A life of books and happy people
Bookstore owner engages in local government, organic food
By Jennifer Ladwig, Moscow-Pullman Daily News staff writer, July 10, 2018
Life has taken her around the nation and the world, and she landed in Moscow, running a bookstore.
Carol Price, owner and manager of BookPeople of Moscow, has run the business since midnight Dec. 29, 2011. She took over the store, which first opened in 1973, after its previous owner retired.
“It’s really cool to be carrying on an institution like this, as old as BookPeople. I’m happy to be a part of that,” she said.
Price ended up in Moscow on a whim. Having grown up in Iowa, Price moved to Missoula, Mont., for graduate school to get a master’s in literature. She then moved to Alaska and eventually Moscow for a job at Brused Books.
Bruce Calkins, the owner of Brused Books, and Price became friends through contra dancing, one of Price’s many hobbies. He offered Price a job, and she accepted.
“I’m really glad [I accepted the job] – I love it here,” she said. “It’s beautiful.”
While in Moscow, Price has engaged in the local organic scene. A pivotal moment in her relationship with food came when she purchased “The Omnivore’s Dilemma,” a book by Michael Pollan. She said it was one of those books that when she saw it, she had to buy it; it changed her perspective on food and where it comes from.
In the years since then, she has tried to eat local and organic food. She shops at the farmers market and the Moscow Food Co-op. She purchases directly from farmers. She buys meat from Vandals Meats. She also grows some of her own veggies, and she has some fruit trees as well as herb plants. At one point, she had her own chickens, but does not currently.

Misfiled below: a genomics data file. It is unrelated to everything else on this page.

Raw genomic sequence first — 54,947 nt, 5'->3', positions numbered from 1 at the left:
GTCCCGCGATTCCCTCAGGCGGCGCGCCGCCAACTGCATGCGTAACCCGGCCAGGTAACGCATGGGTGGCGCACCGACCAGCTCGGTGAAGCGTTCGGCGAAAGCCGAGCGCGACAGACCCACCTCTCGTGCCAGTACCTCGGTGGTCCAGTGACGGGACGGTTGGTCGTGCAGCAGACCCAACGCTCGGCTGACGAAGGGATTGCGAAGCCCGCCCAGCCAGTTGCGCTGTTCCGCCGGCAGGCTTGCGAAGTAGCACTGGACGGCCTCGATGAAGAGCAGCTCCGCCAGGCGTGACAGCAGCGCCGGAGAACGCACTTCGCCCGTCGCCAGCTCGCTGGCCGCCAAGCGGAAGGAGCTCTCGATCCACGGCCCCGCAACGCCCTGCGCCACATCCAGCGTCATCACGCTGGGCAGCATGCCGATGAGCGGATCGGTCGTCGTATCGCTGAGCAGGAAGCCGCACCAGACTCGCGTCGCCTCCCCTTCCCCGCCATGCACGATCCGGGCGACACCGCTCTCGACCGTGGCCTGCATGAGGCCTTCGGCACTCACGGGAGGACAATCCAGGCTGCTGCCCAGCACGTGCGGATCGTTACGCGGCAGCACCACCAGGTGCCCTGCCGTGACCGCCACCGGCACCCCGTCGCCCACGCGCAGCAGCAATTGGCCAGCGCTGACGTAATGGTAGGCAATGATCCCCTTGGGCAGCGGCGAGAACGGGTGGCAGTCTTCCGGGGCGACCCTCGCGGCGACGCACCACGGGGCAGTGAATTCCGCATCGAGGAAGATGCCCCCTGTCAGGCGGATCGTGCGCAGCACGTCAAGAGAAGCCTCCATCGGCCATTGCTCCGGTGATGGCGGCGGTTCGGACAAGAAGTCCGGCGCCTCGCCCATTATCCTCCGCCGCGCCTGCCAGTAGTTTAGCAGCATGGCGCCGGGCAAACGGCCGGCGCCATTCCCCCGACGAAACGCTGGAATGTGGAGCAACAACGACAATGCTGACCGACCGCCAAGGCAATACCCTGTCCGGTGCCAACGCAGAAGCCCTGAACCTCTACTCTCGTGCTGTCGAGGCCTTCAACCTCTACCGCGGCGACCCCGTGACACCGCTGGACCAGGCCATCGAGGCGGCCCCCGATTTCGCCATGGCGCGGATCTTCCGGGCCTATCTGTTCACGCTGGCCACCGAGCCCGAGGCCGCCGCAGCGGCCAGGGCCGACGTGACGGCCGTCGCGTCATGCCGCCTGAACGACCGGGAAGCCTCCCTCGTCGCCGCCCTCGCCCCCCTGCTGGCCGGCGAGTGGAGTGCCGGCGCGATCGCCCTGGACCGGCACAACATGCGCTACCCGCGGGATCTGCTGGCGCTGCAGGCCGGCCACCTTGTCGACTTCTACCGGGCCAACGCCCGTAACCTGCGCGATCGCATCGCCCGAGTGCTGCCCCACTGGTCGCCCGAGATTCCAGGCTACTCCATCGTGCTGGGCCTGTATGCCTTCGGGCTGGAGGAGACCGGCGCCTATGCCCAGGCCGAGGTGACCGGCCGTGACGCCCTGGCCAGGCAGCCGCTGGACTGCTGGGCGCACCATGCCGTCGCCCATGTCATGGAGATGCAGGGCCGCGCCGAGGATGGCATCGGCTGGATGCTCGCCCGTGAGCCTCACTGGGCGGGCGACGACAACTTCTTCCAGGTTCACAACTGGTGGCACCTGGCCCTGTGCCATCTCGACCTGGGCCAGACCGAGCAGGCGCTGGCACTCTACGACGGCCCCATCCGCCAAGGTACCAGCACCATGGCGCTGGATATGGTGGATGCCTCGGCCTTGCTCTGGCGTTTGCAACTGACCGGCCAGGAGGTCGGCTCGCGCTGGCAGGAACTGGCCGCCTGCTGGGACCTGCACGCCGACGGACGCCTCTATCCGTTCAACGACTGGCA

Price’s love of food can be seen in many aspects of her life. She worked at the co-op for a time, and she even traveled to France and Ireland with her son to work on organic farms in 2007 and 2008.
She has also been a freelance writer, writing for the co-op newsletter as well as for other local and regional media outlets, including the Washington State Magazine and the Daily News. She ended up writing a food column for The Spokesman-Review about cooking with your children, which she did while she was raising her son, who is now almost 18 years old.
She has also made it a point to expand the cookbook section at BookPeople.
Price said she had always wanted to run a bookstore, but she had not expected to do it so early. After the previous owner’s retirement, she was approached about taking the business over, and she and her business partner, Stefan Werner, took on the challenge. She said it is far more than a full-time job, but that is what she learned is required to be a successful business owner.
“The most important thing I have figured out is to be there every day, to not lose focus of what the goal is: Make sure the customer is getting what they want first, then everything else falls into place,” Price said.
Although she’s pretty much always working, Price said her job makes her happy because of the customers she gets to see and the people she works with.
“Most people who are in here are happy all the time,” she said. “It’s not a place where people are grouchy, generally, so I enjoy being a good part of people’s day – that’s very satisfying.”
For the original article and photos, please visit the Daily News site.